by Capt. Matt Fueyo
This summer is a hot one there’s no denying that, but this red-hot fishing can’t be denied either! Big redfish, snook, Jacks and mangrove snappers have made their way out to Big Pass and New Pass (connects Lido Key to Longboat Key.) The key to catching these magnificent fish is working the tides and having the right bait presentation.
Our morning was nice and cool thanks to some late-night showers, but the humid heat set in fast. Our guests were 3 teenage boys who were a little tired from a week-long baseball tournament in Orlando. Jake and his friends have been guests of ours for three years now and it’s been fun to see these boys grow up, becoming young men. As the son of a military man, Jake was chipper and excited but his buddies were still a little slow to wake up. Capt. Bryan and myself caught our bait for the day and we began fishing. Jake has learned how to bait hooks and tie his own knots since fishing with us, so we give him a little more freedom. Right away he hooked up on some nice snook and we knew it was going to be a good day! I watched Jake’s line bounce, I said “now that’s a good fish”. The fight was on and we knew it was a good fish just by the bend in the rod and the drag screaming run. A few nice runs but not a jumper… Hmm what could it be? After everybody had cleared their lines and the excitement had calmed down, we all focused on the task at hand, land this fish! I backed the boat away from the docks and then she arose from the depths. “It’s a big redfish boy!!” I yelled from the tower. They were all in awe as Jake wrestled with the fish for a good ten minutes. He found out why we use a big landing net for big fish and after some proper fish handling techniques, we let the big female fish swim away. What an amazing fish as we all cheered and let the fish swim away to fight another day.
We then went into New Pass to look for some snook and saw the water erupting with a feeding frenzy of Jack Crevalle. We threw our baits in and immediately hooked up with a triple header of big Jacks. Nonstop action for almost an hour with triple and quad-headers of these wild fish. The boys were worn out and so were Bryan and I. The summer heat told us to hydrate, so after a quick breather and ice-cold water we got back to fishing. The snook and mangrove snappers were pushed up close to the rocks, so we readjusted our position so that we could focus on them more than the jacks. Jack Crevalle are a little bit “crazier” than the rest of the fish we target and if you’ve ever fought one these fish, you understand. They tend to run a little further off the rocks and will punish a bait for being in their zone. The boys had sore hands and wrists, but smiles from ear to ear and that’s what fishing is all about for us. In the charter boat industry, it’s important to us that are guests have fun, and catching fish and a lot of them is always fun!!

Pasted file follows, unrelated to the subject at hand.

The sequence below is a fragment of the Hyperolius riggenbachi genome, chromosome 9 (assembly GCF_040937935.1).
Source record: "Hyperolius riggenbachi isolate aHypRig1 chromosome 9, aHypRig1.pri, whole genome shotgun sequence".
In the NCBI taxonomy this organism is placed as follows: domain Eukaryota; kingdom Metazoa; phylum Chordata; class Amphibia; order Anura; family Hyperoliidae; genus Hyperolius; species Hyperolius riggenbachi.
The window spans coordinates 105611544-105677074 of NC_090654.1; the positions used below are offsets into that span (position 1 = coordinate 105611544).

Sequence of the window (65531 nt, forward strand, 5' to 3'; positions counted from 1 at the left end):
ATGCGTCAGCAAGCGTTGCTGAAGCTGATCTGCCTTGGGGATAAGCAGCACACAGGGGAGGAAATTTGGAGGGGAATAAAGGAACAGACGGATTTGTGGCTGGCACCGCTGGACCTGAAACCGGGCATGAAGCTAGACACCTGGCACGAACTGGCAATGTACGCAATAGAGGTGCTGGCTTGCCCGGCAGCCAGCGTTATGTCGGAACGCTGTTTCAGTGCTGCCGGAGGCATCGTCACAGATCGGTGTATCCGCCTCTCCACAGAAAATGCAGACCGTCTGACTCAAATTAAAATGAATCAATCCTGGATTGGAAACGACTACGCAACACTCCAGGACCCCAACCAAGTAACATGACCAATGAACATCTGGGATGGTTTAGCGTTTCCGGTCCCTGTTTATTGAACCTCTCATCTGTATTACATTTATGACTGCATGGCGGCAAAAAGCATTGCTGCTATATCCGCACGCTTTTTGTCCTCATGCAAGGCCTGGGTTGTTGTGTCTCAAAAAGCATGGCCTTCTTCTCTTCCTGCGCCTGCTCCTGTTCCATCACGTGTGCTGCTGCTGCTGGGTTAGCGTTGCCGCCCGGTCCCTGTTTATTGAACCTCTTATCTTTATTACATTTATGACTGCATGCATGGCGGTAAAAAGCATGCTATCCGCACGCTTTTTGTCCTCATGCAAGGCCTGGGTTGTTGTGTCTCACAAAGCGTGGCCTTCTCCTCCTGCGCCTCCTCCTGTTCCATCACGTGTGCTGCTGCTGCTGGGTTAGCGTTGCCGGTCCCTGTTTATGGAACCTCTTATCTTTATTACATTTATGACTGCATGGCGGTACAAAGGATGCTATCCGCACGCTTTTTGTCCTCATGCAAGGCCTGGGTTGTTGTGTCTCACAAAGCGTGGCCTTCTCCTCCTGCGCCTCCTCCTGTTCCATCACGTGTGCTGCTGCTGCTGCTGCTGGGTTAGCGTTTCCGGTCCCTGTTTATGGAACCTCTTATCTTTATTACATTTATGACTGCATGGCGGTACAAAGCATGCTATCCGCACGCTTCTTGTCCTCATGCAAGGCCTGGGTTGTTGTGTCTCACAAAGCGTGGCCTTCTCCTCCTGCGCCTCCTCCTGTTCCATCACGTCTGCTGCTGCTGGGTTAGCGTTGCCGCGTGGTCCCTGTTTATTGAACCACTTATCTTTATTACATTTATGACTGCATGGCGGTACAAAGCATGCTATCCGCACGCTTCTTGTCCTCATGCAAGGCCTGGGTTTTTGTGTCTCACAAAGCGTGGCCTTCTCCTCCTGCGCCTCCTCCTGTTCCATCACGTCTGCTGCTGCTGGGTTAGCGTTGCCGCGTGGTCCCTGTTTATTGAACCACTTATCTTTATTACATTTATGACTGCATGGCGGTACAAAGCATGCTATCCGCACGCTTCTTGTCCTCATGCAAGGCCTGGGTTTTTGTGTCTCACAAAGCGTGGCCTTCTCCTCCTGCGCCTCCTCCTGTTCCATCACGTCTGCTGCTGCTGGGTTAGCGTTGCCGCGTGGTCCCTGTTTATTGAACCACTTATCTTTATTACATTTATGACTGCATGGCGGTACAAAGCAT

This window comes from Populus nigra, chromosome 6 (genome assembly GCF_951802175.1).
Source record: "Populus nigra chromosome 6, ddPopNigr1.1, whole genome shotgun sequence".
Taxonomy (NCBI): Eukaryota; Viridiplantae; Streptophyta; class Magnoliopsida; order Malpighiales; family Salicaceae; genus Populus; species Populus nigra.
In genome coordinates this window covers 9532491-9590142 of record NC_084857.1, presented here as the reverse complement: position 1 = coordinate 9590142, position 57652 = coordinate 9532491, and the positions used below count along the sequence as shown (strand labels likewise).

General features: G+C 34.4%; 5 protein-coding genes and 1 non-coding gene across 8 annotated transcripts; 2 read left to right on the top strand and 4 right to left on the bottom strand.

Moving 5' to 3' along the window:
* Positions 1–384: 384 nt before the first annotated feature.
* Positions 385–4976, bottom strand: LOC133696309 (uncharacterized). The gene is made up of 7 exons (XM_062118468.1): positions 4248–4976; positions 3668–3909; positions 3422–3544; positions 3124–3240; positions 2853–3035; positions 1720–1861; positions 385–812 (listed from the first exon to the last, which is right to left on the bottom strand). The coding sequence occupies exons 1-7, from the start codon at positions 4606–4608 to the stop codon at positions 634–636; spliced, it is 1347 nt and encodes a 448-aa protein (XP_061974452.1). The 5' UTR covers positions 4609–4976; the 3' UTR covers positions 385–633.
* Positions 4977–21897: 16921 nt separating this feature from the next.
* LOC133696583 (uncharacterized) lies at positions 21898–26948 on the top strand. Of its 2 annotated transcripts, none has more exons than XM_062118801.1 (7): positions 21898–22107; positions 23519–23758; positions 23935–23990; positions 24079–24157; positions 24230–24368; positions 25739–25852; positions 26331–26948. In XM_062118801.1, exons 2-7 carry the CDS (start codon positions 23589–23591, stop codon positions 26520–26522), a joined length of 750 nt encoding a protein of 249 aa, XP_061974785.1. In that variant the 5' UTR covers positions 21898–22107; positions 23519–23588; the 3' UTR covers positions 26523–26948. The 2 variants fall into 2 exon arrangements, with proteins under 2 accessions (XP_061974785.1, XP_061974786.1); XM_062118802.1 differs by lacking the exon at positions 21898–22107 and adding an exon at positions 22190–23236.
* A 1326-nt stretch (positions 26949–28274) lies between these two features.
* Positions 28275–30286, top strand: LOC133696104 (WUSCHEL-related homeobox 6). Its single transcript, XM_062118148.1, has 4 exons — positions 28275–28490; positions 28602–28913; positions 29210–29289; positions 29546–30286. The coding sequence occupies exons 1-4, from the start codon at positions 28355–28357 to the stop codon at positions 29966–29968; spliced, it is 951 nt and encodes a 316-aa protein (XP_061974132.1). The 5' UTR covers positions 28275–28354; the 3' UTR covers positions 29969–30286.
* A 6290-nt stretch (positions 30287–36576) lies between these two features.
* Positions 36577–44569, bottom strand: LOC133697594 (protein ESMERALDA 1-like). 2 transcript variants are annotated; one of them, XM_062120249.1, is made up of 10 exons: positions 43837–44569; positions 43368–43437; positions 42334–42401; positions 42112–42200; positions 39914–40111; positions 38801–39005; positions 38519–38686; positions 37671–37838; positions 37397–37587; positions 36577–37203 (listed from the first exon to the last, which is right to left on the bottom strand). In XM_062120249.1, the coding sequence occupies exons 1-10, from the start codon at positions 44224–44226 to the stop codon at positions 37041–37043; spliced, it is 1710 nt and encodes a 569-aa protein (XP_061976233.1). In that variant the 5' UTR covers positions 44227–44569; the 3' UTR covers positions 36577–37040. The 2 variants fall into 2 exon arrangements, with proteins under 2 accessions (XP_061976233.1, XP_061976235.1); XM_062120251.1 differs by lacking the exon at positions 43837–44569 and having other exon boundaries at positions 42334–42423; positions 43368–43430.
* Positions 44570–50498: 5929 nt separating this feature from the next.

Reel Tight Fishing Charters uses live bait to catch 99% of their fish. The secret to our success is to “match the hatch” and what we mean by that is to match the small bait hatchlings that look like dark clouds in the water. These schools of shiny baits attract the fish we target. Our captains catch the adult version of the schools of hatchling baits. These baits are found in the grass flats during certain times of the year as well as the beach and further offshore. We present these baits on a 3/0 circle hook (Mustad live bait circle hook) with a 30# leader attached to our 7’ light/medium tackle rods and Penn battle reels. We have six of these on the boat ready to go at all times. Take advantage of the bite when it happens and always be prepared for a fight with the big one! We always check our leaders and our drags after each caught fish. Be sure that your bait is lively and ready to swim! These fish are feeding on live bait make sure to present them with a live bait! So many times, we see our guests throw a bait in the water that has been “hit” or has teeth marks on them. That’s a freebee for the fish gods as we throw those back without a hook in them.
Be safe on the water during the summer months as the amount of boat traffic increases. Keep your friends and family hydrated and make sure to have some form of shade on the boat. An umbrella in a rod holder can go a long way and will keep you fishing a little bit longer!!